The battle to save the area began in 1994, when the squatters were threatened with eviction. Hackney Council unveiled plans to demolish the houses to make space for a large-scale industrial zone, including a frozen chicken warehouse.
“It’s hard to imagine now that area which is just so vibrant. Now it looks so gentrified with all those places opening up but at the time it was an area of abandonment and dereliction,” says Hunter.
The squatters weren’t alone in fighting the plans. On their side were local businesses against the idea of a fenced off industrial area. Hackney Council chose not to involve squatters in the consultation process, but legitimate businesses were invited along to the meetings.
“The shops, the businesses and the pubs immediately came straight to us and said: ‘do you realise they’re going to knock down your houses and kick you out?’ We made lots of strong links and that came about because we were facing eviction.”
One of the squatters ran a bike shop and was invited, as a local businessperson, to the meetings with the council.
“He became our main representative. They didn’t realise all along that he was a squatter too. They thought like stereotypical squatters you sign on or you’re a student and didn’t realise you could be running a business or doing lots of different things.”
But the real game changer was yet to come. Hunter was approaching the end of his course and for his degree show, he and his friend James McKinnon made an exact replica model of the two squatted streets.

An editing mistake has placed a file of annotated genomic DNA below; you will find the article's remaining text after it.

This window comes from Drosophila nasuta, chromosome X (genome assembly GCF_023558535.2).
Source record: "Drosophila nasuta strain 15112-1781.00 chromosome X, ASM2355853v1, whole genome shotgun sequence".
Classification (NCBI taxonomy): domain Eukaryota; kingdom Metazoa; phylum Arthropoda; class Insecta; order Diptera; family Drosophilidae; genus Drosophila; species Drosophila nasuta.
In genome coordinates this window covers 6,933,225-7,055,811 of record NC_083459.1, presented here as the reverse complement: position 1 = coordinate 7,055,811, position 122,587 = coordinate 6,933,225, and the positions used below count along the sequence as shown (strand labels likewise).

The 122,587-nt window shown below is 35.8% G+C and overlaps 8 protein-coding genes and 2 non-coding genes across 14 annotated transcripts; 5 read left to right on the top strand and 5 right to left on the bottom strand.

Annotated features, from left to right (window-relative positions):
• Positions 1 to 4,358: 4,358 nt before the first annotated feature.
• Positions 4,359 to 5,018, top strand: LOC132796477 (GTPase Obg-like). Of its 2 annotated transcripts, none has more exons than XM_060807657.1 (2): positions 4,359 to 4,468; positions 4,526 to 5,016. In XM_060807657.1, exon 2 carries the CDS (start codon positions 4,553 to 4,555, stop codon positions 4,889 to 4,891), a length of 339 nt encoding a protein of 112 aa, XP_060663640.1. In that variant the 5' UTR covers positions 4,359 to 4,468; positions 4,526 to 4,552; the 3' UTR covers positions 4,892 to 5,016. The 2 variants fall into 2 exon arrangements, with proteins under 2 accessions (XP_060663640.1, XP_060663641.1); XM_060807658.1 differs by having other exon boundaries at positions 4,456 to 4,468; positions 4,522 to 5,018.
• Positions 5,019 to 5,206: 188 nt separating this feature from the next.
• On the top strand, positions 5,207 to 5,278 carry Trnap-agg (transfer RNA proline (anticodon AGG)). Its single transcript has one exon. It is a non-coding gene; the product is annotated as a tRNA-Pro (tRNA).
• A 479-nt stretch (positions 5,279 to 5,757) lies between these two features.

Made out of cardboard, wood, transparencies and photographs, The Ghetto accurately recreated the exteriors of the houses and the lit-up interiors of rooms, complete with the people who lived there, sitting on their beds or drinking tea.
“I wanted to make a document of the area before it was bulldozed, that was the idea. Because I wanted to represent everyone’s houses before they were all destroyed so that in generations to come they could see what was there.”
The sculpture, which is now on permanent display in the Museum of London, challenged the prevalent sense in the tabloid media that squatters were a threat to civilised society.
Hunter’s university tutor, Julien Rodriguez, was so impressed by the piece that he arranged for people from the Museum of London, the Guardian and Time Out to attend the degree show, and suddenly the squatters’ plight was catapulted onto the national stage.
“It became a political propaganda piece for us. It was an amazing transformation from being a squatter to the Guardian saying: ‘well what do you think about housing issues?’ It was like, wow, people are actually interested. And then lots of people started saying this is really important, and maybe we shouldn’t be knocking this down.”
With the sculpture making headlines, Hackney Council’s attitude softened. “Suddenly people in the council felt compelled to speak to us, so we could actually talk about a way to save and regenerate the area.”
“It gave my art a meaning and a purpose – it wasn’t just about putting pictures on the walls. It was a huge step in my career, a launching place which made me realise the potential of making art.”
Having won the propaganda war, the squatters spent the next 10 years transforming the community into a housing cooperative, borrowing money from a housing association to buy the properties from the council and fixing them up. Even today they are still repaying the money on the houses.
“That’s pretty much as it’s been ever since. I spent another seven years there I think, my daughter was born there, and I still stay there now and again. My friends are still there and they’ve got kids now that are the same age as my kids. They all go to Gayhurst so we even share the same school run.”